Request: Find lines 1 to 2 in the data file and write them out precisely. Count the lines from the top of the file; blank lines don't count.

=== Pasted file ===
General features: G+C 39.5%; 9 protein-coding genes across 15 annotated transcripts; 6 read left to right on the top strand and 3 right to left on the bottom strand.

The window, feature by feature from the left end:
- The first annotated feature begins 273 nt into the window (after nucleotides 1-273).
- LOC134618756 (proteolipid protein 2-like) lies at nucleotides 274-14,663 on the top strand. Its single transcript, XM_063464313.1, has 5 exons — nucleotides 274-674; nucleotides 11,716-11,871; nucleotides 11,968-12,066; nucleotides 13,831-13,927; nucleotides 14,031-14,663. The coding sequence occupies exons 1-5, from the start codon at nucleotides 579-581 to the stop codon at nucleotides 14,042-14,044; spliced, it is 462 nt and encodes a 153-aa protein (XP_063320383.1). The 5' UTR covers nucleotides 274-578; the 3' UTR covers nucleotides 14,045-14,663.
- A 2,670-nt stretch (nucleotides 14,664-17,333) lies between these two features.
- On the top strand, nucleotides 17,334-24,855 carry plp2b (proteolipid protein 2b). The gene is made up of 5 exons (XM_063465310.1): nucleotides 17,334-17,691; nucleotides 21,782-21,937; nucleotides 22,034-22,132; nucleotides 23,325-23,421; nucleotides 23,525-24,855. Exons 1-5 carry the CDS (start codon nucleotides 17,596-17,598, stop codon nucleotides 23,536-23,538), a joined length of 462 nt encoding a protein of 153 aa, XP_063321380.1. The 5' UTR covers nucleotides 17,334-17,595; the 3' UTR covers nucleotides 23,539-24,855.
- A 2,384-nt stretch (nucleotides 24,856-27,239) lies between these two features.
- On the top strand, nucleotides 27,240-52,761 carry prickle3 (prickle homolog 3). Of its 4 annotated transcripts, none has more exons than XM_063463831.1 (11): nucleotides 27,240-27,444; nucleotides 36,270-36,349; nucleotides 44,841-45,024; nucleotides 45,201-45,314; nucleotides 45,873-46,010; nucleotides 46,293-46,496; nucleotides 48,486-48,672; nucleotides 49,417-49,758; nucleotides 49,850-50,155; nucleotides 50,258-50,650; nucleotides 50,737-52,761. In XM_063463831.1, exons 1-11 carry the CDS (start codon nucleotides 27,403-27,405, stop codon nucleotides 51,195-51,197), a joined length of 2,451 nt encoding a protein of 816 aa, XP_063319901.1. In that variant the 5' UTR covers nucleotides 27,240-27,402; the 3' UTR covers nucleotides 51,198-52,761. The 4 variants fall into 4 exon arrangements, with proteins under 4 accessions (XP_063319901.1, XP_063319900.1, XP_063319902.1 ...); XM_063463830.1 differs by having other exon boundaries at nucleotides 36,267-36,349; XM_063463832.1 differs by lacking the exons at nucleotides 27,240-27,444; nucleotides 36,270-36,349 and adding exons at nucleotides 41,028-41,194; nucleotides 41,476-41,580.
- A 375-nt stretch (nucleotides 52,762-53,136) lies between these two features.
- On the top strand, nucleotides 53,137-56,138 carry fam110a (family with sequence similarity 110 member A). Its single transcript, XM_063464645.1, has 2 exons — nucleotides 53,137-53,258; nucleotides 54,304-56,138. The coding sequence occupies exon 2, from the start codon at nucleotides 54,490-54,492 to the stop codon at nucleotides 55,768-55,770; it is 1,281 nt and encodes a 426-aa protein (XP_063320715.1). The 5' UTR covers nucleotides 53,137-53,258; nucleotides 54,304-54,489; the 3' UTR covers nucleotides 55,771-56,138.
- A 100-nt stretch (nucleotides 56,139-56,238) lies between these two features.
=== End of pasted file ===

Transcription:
General features: G+C 39.5%; 9 protein-coding genes across 15 annotated transcripts; 6 read left to right on the top strand and 3 right to left on the bottom strand.

The window, feature by feature from the left end: